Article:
Apple’s “Let’s Rock” event is taking place tomorrow, September 9th, and according to rumors we can expect to see:
- Updated iPod Touch
- Updated iPod Nano
- Release of iTunes 8
- Release of iPhone 2.1 firmware
There’s an outside chance that MacBooks will be updated as well but that seems pretty unlikely at tomorrows event.
There’s also a rumor that the iPhone 2.1 firmware will hold a few surprises for developers with some new features being revealed that had been previously withheld in SDK releases.
[Via Ars Technica]
Android developers found something interesting with the latest Android SDK: Android 1.0 will not include a “comprehensive” Bluetooth API.
No one’s 100% sure what that means and so far Google isn’t elaborating.
I wouldn’t expect it to mean that you won’t be able to pair a Bluetooth handsfree device with an Android-based phone because that would be silly.
Instead I would assume it means that features like A2DP for stereo over Bluetooth won’t be initially supported but could be added down the road.
We’ll see, I suppose.
After some delays in getting an update to the Android SDK released to the masses, Google has finally rolled out their version 0.9 SDK r1 beta, the first formal release of the SDK.
This version includes some pretty significant UI changes along with some bug fixes and lots of new API enhancements.
Hopefully people that had been developing an Android application using the previous SDK build won’t have too many changes to make to their code to get things working on this new SDK release.
Most iPhone developers who grab a copy of the iPhone SDK from Apple’s iPhone developer website will get a copy of the latest SDK and pre-release 2.1 firmware without support for the upcoming Push Notification feature.
It looks like some developers, however, are a bit luckier than the rest of us and already have a copy of the new Push Notification API to start playing with.
I’m curious to see how developers take advantage of this. It’s interesting how Apple plans to implement it. As you might recall, Apple announced at this years WWDC that when Push Notification arrives it won’t allow applications to run in the background which is how it’s typically done. Instead, the applications will register itself with a background notification service–a “hotel operator”–that will distribute notifications that come in.
When Google first announced the Open Handset Alliance to bring it’s Android-based mobile phone platform to phones from multiple handset makers, there was a lot of excitement about the open platform and what it could mean for the industry.
But for the last few months updated builds of the SDK stopped being released…or did they?
In a note intended for the 50 winners of Google’s Android Developer Challenge but accidentally sent to a larger list of developers, Google’s David McLaughlin implied that updated builds HAVE been coming out, but only to the winners and not to the development at large.
One Android developer who read the note commented in the Android forum “ahhhh, now it makes sense…so they’ve been making private SDK releases while the rest of us suffer with the pile of bugs from the 4+ month old release.”
Google later confirmed that it was, in fact, doing this but only to help test the SDK so that it could release an updated version to the rest of the world in the coming weeks.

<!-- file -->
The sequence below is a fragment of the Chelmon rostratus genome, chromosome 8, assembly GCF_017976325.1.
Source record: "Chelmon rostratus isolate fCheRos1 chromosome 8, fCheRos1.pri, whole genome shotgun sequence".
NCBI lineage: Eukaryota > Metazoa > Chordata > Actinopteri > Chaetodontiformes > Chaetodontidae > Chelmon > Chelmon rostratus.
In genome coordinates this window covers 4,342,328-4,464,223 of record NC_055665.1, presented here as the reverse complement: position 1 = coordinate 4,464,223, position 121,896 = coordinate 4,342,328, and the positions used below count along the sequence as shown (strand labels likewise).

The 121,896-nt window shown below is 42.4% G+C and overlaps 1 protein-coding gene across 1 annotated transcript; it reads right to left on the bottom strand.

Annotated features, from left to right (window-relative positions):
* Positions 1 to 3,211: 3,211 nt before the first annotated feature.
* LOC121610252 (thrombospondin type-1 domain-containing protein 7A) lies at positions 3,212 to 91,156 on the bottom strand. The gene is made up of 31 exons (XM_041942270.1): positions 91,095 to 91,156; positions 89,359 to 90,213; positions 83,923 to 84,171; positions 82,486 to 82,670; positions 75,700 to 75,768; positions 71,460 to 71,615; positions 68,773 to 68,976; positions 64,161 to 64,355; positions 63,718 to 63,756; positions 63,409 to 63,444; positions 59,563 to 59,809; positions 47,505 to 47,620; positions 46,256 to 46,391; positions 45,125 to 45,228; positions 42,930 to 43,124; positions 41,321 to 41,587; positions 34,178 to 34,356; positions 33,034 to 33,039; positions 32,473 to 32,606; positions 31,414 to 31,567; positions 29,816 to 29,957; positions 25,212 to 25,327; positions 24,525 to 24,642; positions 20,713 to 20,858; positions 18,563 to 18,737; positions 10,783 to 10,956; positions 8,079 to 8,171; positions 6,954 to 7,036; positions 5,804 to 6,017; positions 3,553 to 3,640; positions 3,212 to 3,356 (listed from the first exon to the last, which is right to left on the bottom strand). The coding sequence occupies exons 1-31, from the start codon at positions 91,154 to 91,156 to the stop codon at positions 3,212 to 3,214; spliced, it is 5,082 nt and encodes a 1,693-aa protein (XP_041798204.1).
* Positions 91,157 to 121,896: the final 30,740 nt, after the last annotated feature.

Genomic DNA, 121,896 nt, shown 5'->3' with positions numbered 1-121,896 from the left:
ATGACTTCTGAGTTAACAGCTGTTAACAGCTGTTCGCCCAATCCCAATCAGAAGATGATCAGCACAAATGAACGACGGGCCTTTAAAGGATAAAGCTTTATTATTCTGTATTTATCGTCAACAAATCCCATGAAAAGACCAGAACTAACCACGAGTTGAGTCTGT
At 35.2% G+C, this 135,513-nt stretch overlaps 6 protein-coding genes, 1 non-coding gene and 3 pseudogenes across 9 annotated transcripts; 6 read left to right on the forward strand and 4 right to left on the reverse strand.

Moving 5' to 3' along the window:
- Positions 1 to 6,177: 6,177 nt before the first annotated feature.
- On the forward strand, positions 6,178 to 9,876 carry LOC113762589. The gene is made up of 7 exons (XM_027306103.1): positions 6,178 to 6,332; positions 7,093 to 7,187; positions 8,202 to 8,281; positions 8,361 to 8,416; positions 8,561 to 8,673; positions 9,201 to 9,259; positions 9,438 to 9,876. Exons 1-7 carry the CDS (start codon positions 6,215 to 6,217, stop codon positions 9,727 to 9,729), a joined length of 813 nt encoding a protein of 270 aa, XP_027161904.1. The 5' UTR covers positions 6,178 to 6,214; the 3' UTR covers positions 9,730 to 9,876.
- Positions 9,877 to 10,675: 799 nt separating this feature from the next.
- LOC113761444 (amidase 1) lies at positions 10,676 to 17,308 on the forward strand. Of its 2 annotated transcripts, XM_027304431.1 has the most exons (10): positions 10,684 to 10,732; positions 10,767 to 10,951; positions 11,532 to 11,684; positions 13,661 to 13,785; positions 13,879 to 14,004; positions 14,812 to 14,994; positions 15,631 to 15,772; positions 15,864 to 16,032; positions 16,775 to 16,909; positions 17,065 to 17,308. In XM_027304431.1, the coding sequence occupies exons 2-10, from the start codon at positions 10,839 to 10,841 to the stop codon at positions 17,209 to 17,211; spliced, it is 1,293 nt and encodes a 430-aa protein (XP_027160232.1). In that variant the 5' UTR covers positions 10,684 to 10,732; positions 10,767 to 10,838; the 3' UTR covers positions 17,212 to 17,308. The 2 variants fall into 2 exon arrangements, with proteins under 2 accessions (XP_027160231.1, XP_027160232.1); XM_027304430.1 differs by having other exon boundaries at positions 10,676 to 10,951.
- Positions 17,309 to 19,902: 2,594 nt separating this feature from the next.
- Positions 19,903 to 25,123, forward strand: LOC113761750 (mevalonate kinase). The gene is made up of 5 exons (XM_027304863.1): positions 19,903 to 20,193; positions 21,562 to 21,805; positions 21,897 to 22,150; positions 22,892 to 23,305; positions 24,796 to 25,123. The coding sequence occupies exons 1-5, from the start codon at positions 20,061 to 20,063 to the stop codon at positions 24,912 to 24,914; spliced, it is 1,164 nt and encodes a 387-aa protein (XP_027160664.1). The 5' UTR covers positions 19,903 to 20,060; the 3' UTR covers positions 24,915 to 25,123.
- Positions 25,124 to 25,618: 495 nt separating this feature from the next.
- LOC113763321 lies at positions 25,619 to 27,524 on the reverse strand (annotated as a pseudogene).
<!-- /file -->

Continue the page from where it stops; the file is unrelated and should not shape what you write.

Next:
Whatever Google’s reason for the Android SDK in this way, they should really be careful–the iPhone SDK has already begun luring developers away from Android and more are likely to follow. Google might want to consider making the open platform a bit more open.
Apple has released another updated to the iPhone SDK, this time Beta 8.
The new build of the SDK is 1.25GB and includes a new iPhone firmware. A new version of iTunes, version 7.7, is also available for developers to download but it isn’t yet released to the general public.
I just checked the dev site and the release notes they have posted are for the previous version still (Beta 7) so I’m no sure yet exactly what might be new in this version.
Ready or not, here comes another update to the iPhone SDK.
Today Apple released beta 7 of their iPhone SDK. I can’t tell you what’s new yet…I can’t even get the file right now (their server is a little bit slammed at the moment).
Maybe you’ll have better luck–look for it in the iPhone Dev Center.
One of the announcements expected to come out of Apple’s WWDC (World Wide Developers Conference) is an update to the companies .Mac service.
The evidence so far is:
- In the latest iPhone SDK developers at Coding Robots noticed a new sting for something called “Mobile Me”.
- In January 2007 the domain mobileme.com was picked up by Apple and in early 2006 they applied for a trademark for the name “Mobile Me”.
- .Mac is overdue for an update.
We’ll find out for sure on June 9th when Steve Jobs delivers his keynote, but it’s looks like there’s a very good chance this rumor will be true.
In addition to releasing the 10.5.3 update for their Leopard operating system, Apple today released an updated version of their iPhone SDK, bringing it to beta 6.
Not much is known right now about beta 6 of the iPhone SDK except that it’s big (around 1.2GB) and requires Leopard 10.5.3.
For more info and to download the latest SDK check out Apple’s iPhone DevCenter here.